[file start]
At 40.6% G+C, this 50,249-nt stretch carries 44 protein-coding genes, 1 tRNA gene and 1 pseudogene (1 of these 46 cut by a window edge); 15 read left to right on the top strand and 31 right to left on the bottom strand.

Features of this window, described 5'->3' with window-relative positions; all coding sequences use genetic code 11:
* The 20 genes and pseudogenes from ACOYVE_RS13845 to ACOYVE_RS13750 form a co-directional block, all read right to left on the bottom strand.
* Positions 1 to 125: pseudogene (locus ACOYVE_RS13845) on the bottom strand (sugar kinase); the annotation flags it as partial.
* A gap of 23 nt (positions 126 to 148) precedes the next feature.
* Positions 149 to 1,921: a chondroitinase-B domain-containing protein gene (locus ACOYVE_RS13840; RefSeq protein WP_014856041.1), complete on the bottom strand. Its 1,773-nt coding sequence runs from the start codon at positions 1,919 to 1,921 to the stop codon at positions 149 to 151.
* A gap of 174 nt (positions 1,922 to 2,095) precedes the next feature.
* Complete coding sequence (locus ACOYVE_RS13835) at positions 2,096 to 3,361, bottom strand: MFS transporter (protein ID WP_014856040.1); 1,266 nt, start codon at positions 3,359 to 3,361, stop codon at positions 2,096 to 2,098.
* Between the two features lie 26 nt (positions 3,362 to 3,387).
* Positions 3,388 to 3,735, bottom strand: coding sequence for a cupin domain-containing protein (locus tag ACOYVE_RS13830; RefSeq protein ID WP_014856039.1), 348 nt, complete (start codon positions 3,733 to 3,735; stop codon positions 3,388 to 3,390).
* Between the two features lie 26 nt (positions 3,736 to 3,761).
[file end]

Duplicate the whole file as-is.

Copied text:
At 40.6% G+C, this 50,249-nt stretch carries 44 protein-coding genes, 1 tRNA gene and 1 pseudogene (1 of these 46 cut by a window edge); 15 read left to right on the top strand and 31 right to left on the bottom strand.

Features of this window, described 5'->3' with window-relative positions; all coding sequences use genetic code 11:
* The 20 genes and pseudogenes from ACOYVE_RS13845 to ACOYVE_RS13750 form a co-directional block, all read right to left on the bottom strand.
* Positions 1 to 125: pseudogene (locus ACOYVE_RS13845) on the bottom strand (sugar kinase); the annotation flags it as partial.
* A gap of 23 nt (positions 126 to 148) precedes the next feature.
* Positions 149 to 1,921: a chondroitinase-B domain-containing protein gene (locus ACOYVE_RS13840; RefSeq protein WP_014856041.1), complete on the bottom strand. Its 1,773-nt coding sequence runs from the start codon at positions 1,919 to 1,921 to the stop codon at positions 149 to 151.
* A gap of 174 nt (positions 1,922 to 2,095) precedes the next feature.
* Complete coding sequence (locus ACOYVE_RS13835) at positions 2,096 to 3,361, bottom strand: MFS transporter (protein ID WP_014856040.1); 1,266 nt, start codon at positions 3,359 to 3,361, stop codon at positions 2,096 to 2,098.
* Between the two features lie 26 nt (positions 3,362 to 3,387).
* Positions 3,388 to 3,735, bottom strand: coding sequence for a cupin domain-containing protein (locus tag ACOYVE_RS13830; RefSeq protein ID WP_014856039.1), 348 nt, complete (start codon positions 3,733 to 3,735; stop codon positions 3,388 to 3,390).
* Between the two features lie 26 nt (positions 3,736 to 3,761).